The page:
Standby Systems with a Switching Device
In the last issue of the HotWire, we discussed the case of a system with standby components where a standby component automatically becomes active in the event of the failure of another component in the configuration. However, in many cases when dealing with standby systems, a switching device is also present and required to switch to the standby component in the event of the failure of the active component (as shown in Figure 1). Therefore under such conditions, the failure properties of the switch must also be included in the analysis. This article discusses the failure properties of the switch as well as their incorporation into the analysis and presents an example of such analysis using the BlockSim 6 software.
In analyzing standby components with a switching device, either or both probabilities can be considered for the switch because, depending on the application, each probability can represent different failure modes. For example, the Switch Probability per Request may represent software related issues or the probability of detecting the failure of an active component and the quiescent reliability may represent wear-out type failures of the switch.
Figure 2: RBD for 2 components in standby configuration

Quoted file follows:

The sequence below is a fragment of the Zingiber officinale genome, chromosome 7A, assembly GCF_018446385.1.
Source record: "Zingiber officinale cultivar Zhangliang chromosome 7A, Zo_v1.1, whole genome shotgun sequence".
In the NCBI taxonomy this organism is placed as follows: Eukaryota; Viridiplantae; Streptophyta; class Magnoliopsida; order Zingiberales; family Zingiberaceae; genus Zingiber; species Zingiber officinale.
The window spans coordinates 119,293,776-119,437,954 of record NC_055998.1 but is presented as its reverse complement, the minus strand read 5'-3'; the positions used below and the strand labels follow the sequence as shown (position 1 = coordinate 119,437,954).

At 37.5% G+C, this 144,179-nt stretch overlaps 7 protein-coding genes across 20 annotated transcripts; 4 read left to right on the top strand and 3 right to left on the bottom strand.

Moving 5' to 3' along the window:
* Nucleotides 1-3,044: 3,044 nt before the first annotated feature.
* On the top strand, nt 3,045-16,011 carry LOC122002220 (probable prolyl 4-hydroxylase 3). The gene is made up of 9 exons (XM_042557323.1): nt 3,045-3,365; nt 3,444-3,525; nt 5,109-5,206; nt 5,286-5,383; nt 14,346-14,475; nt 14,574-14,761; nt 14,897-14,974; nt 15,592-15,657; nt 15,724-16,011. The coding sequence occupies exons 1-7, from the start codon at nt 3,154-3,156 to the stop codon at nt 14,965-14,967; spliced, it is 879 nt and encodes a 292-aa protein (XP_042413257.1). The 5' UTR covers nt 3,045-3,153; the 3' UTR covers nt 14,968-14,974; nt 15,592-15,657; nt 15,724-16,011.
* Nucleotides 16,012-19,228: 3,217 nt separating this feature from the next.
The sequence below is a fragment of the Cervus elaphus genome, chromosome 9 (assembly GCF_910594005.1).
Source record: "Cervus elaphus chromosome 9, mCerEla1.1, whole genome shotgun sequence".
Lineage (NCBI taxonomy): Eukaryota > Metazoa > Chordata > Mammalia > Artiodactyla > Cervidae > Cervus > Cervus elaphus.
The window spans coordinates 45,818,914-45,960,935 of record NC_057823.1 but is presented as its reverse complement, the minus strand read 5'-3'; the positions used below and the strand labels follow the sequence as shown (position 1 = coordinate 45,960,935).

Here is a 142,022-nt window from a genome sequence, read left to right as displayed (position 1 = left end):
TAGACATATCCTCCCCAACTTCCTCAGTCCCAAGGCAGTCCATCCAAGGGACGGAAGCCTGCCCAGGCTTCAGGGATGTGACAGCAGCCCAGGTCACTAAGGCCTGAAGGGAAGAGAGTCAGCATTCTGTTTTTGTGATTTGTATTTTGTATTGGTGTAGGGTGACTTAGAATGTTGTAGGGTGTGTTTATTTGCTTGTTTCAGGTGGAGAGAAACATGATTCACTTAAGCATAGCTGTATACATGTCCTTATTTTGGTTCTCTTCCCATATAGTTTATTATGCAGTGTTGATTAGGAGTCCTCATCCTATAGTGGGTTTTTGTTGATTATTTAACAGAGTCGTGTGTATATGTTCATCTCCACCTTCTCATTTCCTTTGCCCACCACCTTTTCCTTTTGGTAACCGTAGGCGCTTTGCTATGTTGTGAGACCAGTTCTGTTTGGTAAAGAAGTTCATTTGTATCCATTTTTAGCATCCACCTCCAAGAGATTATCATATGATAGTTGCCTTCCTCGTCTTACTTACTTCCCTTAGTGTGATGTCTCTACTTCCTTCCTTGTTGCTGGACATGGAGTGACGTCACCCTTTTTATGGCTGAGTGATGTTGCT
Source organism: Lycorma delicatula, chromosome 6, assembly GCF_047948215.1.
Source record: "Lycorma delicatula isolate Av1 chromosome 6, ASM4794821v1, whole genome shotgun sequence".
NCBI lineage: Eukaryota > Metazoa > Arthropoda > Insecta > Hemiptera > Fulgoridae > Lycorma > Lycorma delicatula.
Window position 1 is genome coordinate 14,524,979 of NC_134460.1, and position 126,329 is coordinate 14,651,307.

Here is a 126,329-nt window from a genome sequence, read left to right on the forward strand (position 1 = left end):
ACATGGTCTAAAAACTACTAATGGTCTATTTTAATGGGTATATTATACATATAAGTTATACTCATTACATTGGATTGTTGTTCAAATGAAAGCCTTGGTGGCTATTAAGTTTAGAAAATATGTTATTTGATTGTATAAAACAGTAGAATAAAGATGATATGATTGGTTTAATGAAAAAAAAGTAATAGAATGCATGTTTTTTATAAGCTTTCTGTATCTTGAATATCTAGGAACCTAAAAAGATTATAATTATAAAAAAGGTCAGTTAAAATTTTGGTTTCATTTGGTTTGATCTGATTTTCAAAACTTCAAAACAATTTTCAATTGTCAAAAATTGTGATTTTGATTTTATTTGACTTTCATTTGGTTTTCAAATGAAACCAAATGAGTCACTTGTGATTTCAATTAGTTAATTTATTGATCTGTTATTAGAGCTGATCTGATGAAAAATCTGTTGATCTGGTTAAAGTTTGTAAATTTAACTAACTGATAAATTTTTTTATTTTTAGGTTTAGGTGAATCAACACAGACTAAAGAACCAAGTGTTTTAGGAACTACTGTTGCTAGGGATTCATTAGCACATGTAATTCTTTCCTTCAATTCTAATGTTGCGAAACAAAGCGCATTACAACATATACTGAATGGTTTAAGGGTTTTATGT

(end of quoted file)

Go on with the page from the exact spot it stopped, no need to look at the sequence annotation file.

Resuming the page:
In that example, we assumed perfect switching from standby to active when necessary. In this example, let's examine the effects of including an imperfect switch. Assume that when the active component fails, there is a 90% probability that the switch will transfer from the active component to the standby component. In addition, assume that the switch can also fail due to a wear-out failure mode described by a Weibull distribution with beta = 1.7 and eta=5000. Note: For this example, we will only consider the non-repairable case, i.e. when a component fails, it is not repaired/replaced.
The reliability of the system at some time, t, can be calculated using the following equation:
The BlockSim 6 software (anticipated for release in February 2003) can be used to solve for the reliability of this system. After specifying the block properties of the Active and Standby components (as described in the previous HotWire) the following failure properties can be entered for the switch:
Figure 3: Quiescent failure properties for the standby configuration switch
Figure 4: Probability per Request for the standby configuration switch
Note that there are additional properties that can be specified in BlockSim 6 for a switch, such as Switch Restart Probability, Finite Restarts and Switch Delay Time. These properties are mostly related to repairable systems and are considered in BlockSim 6 only when using simulation. In this article, we are presenting the analytical solution given by Eqn (1) and these properties are ignored.
The results for the analysis with and without incorporating switch reliability are given in the following table:
Rsys(1000) = Rstandby(1000)*Rsw,Q(1000)*Rsw,req = 0.7057*0.9372*0.9 = 0.5952
So the calculated reliability would have been 59.52% instead of 66.35% (from the table above).
In cases where a switch failure mode that causes the standby subsystem to fail is present, then this mode can be modeled as an individual block in series with the standby subsystem. At the same time, however, if the Switch Probability per Request and Quiescent probability need to be incorporated, this must be done as presented in Eqn (1) of this article.
Copyright 2002 ReliaSoft Corporation, ALL RIGHTS RESERVED